For my conversion of covers to avoid any rights issues, I did searches of those institutions that have Open Access policies, i.e., they allow the use of their images of works in the public domain for any purposes. I searched for portraits in various periods and from various places. This brought up a large number of images, from which I selected a bunch for possible cover use.
Elizabeth Bennet is one of literature’s iconic figures. As I went through my little collection, I wanted someone who could be Elizabeth Bennet. Though for some covers I’ve gone outside the time period, for P&P and my other Austens I needed to keep to it.
The painting I use is of a 19 or 20 year-old and it was done in 1804. So, she is Elizabeth’s age and the date is only a few years before the book’s story. The portrait is from The National Gallery in Washington.
We happen to know quite a lot about the woman in the painting. The National Gallery of Art has several pages about her in its American Paintings of the Eighteenth Century (246-249).
She is Ann Stuart, who was born in Fairfax County, Virginia in 1784. Her aunt described her mother about Ann Stuart and her sister in a manner that will sound familiar to P&P readers: “their mother paid scant heed to their education and brought them up as if they were to marry English lords, and I don’t believe they accept the offers made to them.”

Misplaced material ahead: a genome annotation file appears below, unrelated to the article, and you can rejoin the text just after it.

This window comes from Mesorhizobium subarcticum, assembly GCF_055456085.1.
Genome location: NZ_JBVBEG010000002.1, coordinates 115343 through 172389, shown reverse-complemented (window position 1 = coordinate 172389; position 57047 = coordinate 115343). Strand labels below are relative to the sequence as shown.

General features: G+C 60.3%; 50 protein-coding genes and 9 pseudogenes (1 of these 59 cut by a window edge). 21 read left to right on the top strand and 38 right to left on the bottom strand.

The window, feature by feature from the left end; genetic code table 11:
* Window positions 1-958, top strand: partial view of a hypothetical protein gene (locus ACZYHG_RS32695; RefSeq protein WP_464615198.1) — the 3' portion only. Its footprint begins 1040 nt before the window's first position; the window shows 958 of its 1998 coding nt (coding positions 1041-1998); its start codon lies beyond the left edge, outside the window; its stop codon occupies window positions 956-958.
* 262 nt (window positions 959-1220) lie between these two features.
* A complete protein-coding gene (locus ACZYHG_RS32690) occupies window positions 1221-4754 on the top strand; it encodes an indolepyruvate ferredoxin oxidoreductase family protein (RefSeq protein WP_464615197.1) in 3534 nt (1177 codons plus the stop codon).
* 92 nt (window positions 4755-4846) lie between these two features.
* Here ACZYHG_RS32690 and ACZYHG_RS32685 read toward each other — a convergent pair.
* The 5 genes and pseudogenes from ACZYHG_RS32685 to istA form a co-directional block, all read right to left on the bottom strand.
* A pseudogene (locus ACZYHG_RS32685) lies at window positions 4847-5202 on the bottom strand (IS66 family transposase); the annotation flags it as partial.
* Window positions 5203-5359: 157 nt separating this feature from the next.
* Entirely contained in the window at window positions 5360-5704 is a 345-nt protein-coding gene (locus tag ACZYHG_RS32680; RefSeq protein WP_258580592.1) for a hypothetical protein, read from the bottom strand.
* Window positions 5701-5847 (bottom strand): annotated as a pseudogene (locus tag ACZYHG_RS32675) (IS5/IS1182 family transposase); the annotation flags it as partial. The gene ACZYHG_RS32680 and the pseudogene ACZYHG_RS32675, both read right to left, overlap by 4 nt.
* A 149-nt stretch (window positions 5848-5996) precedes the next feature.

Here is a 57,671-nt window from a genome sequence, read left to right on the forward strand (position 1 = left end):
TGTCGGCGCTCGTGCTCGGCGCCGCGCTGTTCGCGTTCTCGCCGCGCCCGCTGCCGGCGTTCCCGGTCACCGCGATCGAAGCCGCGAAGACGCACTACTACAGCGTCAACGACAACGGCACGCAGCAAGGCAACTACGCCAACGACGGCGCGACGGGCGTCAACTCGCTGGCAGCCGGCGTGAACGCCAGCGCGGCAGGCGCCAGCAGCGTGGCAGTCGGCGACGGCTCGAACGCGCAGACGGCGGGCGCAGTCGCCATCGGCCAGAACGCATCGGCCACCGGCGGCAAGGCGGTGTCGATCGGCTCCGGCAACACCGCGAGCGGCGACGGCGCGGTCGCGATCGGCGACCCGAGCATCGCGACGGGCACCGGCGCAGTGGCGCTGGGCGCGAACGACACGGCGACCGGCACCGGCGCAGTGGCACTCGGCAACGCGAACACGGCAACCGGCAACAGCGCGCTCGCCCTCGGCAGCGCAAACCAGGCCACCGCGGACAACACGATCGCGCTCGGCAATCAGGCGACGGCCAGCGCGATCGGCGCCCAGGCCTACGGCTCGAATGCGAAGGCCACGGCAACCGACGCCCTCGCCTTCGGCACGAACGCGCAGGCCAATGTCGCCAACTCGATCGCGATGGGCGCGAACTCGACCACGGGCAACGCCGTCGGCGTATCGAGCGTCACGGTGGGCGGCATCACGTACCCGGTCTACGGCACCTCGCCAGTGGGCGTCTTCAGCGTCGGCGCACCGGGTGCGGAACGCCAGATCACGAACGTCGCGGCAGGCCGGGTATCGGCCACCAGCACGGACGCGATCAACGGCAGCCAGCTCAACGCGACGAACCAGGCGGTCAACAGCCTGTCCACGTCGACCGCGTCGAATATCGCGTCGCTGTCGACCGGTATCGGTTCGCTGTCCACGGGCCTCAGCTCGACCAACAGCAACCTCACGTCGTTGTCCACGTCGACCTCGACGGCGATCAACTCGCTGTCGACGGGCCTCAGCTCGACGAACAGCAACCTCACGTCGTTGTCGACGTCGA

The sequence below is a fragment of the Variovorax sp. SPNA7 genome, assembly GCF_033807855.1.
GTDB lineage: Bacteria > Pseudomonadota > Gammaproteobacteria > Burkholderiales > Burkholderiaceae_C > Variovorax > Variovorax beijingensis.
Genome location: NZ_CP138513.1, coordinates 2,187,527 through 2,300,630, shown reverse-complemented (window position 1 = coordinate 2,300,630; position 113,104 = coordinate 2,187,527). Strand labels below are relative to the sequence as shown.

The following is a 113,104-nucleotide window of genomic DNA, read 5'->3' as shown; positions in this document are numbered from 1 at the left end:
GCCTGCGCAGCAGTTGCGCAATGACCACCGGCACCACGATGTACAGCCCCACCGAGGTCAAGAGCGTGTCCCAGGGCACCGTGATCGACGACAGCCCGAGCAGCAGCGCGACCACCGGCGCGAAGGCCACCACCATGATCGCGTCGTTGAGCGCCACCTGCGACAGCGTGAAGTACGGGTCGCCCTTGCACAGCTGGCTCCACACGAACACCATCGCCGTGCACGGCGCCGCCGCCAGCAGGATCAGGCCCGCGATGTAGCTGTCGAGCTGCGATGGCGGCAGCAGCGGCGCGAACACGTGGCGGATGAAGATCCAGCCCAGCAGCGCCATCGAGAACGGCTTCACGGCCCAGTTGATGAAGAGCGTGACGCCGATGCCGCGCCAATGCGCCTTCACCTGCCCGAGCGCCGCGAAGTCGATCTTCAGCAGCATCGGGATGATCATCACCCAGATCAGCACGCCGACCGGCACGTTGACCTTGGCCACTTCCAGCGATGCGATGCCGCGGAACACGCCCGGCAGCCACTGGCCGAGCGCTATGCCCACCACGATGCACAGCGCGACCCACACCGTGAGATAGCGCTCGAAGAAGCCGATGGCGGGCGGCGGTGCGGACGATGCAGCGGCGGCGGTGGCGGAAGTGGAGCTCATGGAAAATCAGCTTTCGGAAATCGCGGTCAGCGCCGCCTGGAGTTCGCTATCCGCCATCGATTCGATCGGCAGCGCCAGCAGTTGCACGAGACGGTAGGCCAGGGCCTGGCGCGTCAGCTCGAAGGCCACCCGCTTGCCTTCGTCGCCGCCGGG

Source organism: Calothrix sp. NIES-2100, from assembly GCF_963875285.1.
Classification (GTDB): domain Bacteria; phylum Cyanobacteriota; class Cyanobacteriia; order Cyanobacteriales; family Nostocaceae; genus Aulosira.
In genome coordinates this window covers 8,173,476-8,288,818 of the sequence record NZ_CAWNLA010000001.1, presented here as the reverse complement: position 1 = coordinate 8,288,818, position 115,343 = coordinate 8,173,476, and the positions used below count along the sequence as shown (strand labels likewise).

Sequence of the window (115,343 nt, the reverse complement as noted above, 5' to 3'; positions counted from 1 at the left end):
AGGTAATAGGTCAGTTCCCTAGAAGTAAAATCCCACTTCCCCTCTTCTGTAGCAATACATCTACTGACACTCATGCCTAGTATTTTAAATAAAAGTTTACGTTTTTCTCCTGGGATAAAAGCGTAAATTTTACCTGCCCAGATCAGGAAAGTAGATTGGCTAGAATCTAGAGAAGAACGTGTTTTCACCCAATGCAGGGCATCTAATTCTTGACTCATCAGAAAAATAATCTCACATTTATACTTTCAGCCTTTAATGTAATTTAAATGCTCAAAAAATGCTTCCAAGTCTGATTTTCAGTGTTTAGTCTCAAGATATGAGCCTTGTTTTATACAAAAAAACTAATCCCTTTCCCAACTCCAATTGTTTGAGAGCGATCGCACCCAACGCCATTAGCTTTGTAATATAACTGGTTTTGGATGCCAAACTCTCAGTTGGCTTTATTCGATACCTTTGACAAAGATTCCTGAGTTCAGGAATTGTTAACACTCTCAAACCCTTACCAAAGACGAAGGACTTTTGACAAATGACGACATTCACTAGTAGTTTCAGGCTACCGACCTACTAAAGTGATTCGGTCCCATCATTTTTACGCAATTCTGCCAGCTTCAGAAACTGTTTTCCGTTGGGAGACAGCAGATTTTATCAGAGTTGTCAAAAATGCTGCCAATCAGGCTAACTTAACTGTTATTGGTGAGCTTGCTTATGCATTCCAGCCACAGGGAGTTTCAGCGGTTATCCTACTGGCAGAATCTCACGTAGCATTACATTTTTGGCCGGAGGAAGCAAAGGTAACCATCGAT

That aunt would later write of her:
The eldest of the Stuart girls is a very nice girl, but she now lives quite far away in Virginia. Her father, whom I am sure you remember as an extremely austere and tedious man — completely respectable, but more knowledgeable about the customs of the Greeks and Romans than of today — forced her against her will to marry a man who does not have enough intelligence to make a woman such as she happy. Although she writes me that she is perfectly [content], I do not believe it.
Ann Stuart wrote to a friend in 1807:
You would be surprised to see what a change has taken place in my taste, instead of reading or writing all day and being out of humor when interrupted I am quite active about the Farm and garden and very solicitous to do something in that way to entitle me to become a member of the agricultural society.
She had two children, boys, and is thought to have died in 1823. She was thirty-nine.
One thought on “Covers: Pride and Prejudice”